For the show's fiftieth anniversary, Doctor Who Magazine ran a new poll ranking the 241 stories up to and including The Time Of The Doctor. The Twin Dilemma came last again, having done so in 2009 survey, and though it does have many faults, it isn't completely bad. Colin Baker blazes his way haughtily through it, and the story noticeably lacks energy when he's off screen. Perhaps it might have been marginally better just to have had the Sixth Doctor and Peri go to a Little Chef so he could complain about the service.
In the lower half of the poll (compiled by people rating all the stories out of ten) are some pretty good stories, or at least ones that arguably don't deserve to be there. We've therefore compiled a list »
Following the conclusion of yesterday’s series eight finale ‘Death in Heaven’, the BBC gave Doctor Who fans a sneak peek at Peter Capaldi’s first Christmas Special with a short teaser featuring guest star Nick Frost as Santa Claus, who of course also made a special surprise appearance during a post-credits sequence for last night’s finale. If you missed the Christmas Special teaser, you check it out right here…
The 2014 Doctor Who Christmas Special has been written by Steven Moffat, and will see Peter Capaldi and Jenna Coleman joined in the cast by Nick Frost (The World’s End), Nathan McMullen (Misfits), Natalie Gumedge (Coronation Street), Faye Marsay (Fresh Meat) and Michael Troughton (The New Statesman) – the latter being the son of Patrick Troughton, the Second Doctor.
If you’re a fan of Flickering Myth and have a minute to spare, please vote for us in the National »
- Gary Collinson
Christmas is supposed to be a time of peace on earth and goodwill to all men. Unless you're a certain Tardis-dwelling Time Lord, in which case the forthcoming festive season is going to be a time of terrifying, slavering beasties. That is one of the apparent takeaways from a teaser trailer for this year's special Christmas episode of Doctor Who, which the BBC has released ahead of tonight's season finale of the long-running British time travel show. In 2014's Yuletide show, regular Doctor Who cast members Peter Capaldi and Jenna Coleman are joined by guest stars Michael Troughton (son of »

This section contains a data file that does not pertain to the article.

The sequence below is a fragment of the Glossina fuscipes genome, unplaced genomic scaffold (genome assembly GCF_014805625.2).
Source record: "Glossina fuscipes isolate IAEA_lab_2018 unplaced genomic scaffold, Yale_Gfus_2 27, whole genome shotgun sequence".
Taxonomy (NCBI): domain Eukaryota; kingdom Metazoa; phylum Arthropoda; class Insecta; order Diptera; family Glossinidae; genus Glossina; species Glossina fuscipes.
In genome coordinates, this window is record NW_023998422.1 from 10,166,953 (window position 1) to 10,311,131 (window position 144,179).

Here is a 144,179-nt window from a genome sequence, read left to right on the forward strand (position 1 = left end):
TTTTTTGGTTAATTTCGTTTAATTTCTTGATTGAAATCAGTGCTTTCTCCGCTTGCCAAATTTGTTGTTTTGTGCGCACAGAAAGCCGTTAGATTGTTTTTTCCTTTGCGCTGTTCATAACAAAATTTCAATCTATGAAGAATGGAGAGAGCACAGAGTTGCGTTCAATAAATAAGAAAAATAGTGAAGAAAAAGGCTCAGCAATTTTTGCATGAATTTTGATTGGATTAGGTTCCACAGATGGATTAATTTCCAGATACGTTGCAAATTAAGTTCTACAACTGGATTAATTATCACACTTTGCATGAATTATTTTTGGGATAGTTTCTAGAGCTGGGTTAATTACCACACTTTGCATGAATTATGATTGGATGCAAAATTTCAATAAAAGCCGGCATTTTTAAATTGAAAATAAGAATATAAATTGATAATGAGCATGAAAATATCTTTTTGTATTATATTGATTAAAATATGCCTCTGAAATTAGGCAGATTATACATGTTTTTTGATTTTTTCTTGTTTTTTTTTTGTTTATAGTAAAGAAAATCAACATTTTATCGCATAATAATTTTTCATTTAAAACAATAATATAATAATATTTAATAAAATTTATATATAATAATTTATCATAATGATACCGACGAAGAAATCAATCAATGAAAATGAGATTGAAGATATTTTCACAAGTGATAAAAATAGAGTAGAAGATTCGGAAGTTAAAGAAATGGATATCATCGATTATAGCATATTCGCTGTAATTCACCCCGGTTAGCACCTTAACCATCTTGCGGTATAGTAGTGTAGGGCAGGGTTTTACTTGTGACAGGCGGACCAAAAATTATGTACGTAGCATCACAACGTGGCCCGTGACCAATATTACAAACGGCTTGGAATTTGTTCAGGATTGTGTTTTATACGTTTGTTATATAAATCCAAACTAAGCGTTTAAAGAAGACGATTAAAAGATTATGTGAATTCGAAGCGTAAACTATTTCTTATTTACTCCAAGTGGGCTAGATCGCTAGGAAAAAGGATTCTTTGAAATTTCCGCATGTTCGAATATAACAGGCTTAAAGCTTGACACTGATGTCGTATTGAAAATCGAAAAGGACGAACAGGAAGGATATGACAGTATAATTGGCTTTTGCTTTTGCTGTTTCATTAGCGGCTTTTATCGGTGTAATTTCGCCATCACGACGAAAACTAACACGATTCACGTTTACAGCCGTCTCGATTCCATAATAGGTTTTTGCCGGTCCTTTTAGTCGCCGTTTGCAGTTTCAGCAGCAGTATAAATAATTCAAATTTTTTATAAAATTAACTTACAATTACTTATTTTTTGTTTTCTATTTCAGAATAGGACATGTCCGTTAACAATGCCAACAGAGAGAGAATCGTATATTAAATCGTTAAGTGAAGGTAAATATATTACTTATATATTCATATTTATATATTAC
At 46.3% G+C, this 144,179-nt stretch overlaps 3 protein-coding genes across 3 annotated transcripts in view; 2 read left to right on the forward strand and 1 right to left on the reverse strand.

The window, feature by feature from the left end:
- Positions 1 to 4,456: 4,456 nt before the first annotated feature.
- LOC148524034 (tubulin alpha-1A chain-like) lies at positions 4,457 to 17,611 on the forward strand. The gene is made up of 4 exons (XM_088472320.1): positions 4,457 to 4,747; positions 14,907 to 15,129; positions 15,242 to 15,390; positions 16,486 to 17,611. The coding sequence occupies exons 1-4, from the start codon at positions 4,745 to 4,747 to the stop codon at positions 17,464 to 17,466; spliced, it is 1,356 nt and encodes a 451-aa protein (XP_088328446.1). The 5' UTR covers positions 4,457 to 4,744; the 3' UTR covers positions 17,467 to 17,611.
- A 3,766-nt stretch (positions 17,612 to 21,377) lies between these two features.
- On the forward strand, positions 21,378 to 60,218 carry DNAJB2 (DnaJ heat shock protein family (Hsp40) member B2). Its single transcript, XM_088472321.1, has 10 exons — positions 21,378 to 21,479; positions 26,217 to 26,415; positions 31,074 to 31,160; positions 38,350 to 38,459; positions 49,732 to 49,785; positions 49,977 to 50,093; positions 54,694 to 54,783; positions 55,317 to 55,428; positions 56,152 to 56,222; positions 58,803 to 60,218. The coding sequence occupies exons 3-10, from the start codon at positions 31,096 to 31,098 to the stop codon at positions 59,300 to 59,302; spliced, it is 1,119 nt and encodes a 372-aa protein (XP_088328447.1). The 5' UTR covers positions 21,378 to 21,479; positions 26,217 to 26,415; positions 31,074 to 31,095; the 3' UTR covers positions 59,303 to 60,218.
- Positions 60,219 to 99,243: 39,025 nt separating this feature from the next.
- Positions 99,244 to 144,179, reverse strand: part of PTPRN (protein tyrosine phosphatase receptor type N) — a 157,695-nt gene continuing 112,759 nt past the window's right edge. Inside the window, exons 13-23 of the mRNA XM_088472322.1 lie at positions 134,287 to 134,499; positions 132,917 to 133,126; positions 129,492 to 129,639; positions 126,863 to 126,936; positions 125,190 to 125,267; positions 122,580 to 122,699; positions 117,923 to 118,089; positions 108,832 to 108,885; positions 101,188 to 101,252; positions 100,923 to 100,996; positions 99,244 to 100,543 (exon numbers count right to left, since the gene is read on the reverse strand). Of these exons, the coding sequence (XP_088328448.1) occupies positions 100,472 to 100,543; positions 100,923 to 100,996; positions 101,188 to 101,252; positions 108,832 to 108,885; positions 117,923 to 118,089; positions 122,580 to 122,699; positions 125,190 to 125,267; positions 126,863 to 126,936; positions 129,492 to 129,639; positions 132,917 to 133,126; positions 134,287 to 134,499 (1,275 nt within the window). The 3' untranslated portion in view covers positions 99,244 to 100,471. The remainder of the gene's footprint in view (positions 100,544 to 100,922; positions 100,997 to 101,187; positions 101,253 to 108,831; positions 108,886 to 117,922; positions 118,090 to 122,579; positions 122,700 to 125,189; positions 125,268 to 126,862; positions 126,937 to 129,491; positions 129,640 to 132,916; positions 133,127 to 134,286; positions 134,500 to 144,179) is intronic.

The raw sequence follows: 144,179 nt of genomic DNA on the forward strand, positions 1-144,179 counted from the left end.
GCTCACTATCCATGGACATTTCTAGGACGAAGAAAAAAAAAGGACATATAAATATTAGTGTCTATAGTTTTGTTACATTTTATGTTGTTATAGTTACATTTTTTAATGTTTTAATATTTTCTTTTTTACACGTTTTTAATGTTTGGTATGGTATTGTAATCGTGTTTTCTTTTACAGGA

- Clark Collis
It’s almost the holiday season, and you know what that means -- a new "Doctor Who" Christmas special. Last year's special introduced viewers to the twelfth doctor, played by Peter Capaldi, so who knows what gift the BBC and wrier Stephen Moffat ("Sherlock") will be giving to fans. A new trailer shows the Doctor and Clara (Jenna Coleman) spending Christmas in the North Pole where they appear to run into a nasty, "Alien"-like creature and Santa Claus himself, played by "The World's End" and "Shaun of the Dead" Nick Frost. Watch it here: Other guest stars include Michael Troughton (the real-life son of the Second Doctor Patrick Troughton), Natalie Gumede ("Strictly Come Dancing"), Faye Marsay ("Pride"), and Nathan McMullen ("Misfits"). The 2014 Christmas Special will air on BBC America. »
- Dave Lewis
"If I am remembered at all, it will be as the swine who rewrote Scott Fitzgerald," said Joseph L. Mankiewicz on numerous occasions, and though he does rate a mention in any Fitzgerald bio for his work revising Fitzgerald's screenplay of Three Comrades, he is also getting a sidebar retrospective, The Essential Iconoclast, at the New York Film Festival. Apart from including his several acknowledged classics, this also shines a light on some of the less celebrated movies in the distinguished Hollywood auteur's body of work.
In particular, The Late George Apley (1947) and Escape (1948) are seldom-screened dramas with suave English leading men, Ronald Colman and Mankiewicz favorite Rex Harrison, both supported by the delightful Peggy Cummins.
The Late George Apley supplements the emotion with a good portion of the wit Mankiewicz was so famous for. I spoke briefly on the telephone to co-star Cummins, best known »
- David Cairns
Arnold arranged a new version of the Doctor Who theme in 2001 for the Eighth Doctor audio dramas from Big Finish Productions.
"It was weird when I did the Big Finish one," Arnold told Digital Spy ahead of his collaboration with Ella Eyre for the Bose Urban Conductor immersive live experience.
He continued: »
Whovians just got an early Christmas present from the BBC.
“I’m so thrilled to have been asked to guest in the ‘Doctor Who’ Christmas special, I’m such a fan of the show,” Frost said in a statement. “The read-through was very difficult for me; I wanted to keep stuffing my fingers into my ears and scream ‘No spoilers!’ Every day on set I’ve had to silence my internal fan boy squeals!”
Production has already begun on the episode, which also guest stars Natalie Gumede, Faye Marsay, Nathan McMullen and Michael Troughton. Michael Troughton’s father, Patrick Troughton, played the second incarnation of the Doctor.
- Maane Khatchatourian